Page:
Our hiking book said we would reach O’Neil Creek Camp just after crossing a dry creek. We crossed a dry creek but never saw the camp, so we figured we just missed it. An hour later we crossed another dry creek and Deborah turned around and said “Guess where we are?” Here we had thought we were further along the trail than we actually were!

It had taken us four hours to get to that halfway point and we pushed on, prepared for another four hours before reaching the valley. Fortunately, this is a very easy trail and it passes through some gorgeous forest. This area has never been logged, so there are some HUGE trees.

And we passed through all these really pretty meadows that were “lightly forested” (as I called it). They were completely charming and lovely!

The picture below was taken near Pyrites Creek, where there are places to camp and a bear wire. There are these huge tall bigleaf maples and these wide green meadows and the river rushing by…oh man it was so pretty. Next time I’m going to camp here AND at Enchanted Valley.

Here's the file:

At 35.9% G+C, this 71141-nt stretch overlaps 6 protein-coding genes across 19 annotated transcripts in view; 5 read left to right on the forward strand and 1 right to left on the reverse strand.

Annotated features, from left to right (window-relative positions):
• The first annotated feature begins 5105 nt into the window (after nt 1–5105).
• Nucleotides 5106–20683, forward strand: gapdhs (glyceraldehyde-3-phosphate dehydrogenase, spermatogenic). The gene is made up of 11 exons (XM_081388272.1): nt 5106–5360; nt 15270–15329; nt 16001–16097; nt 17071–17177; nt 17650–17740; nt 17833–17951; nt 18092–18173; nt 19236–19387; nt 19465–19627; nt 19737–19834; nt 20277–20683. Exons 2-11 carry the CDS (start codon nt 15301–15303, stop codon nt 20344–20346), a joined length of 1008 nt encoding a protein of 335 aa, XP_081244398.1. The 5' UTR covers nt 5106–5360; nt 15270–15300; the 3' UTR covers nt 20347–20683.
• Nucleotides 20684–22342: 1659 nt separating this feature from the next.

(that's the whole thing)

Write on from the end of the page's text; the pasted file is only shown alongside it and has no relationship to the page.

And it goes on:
In addition to big standing trees, we saw big fallen trees too.

We were expecting bears and finally saw one in a meadow far from the trail (so far away that even with my 105mm zoom it was just a black dot in the middle of the photo). It paid us no mind.

We reached the river crossing and knew we were very very close! We were surprised to see a log bridge here. Doug Lorain’s Backpacking Washington book, the back cover of which claims that all trips were fully updated in 2007, mentions a hikers-only suspension bridge at this spot. We asked the ranger about it later and found out that the bridge was damaged in the winter of 1999.

And then we arrived at Enchanted Valley, exactly eight hours after leaving the trailhead (probably seven hours of hiking and an hour of rest breaks). What a sight for sore eyes!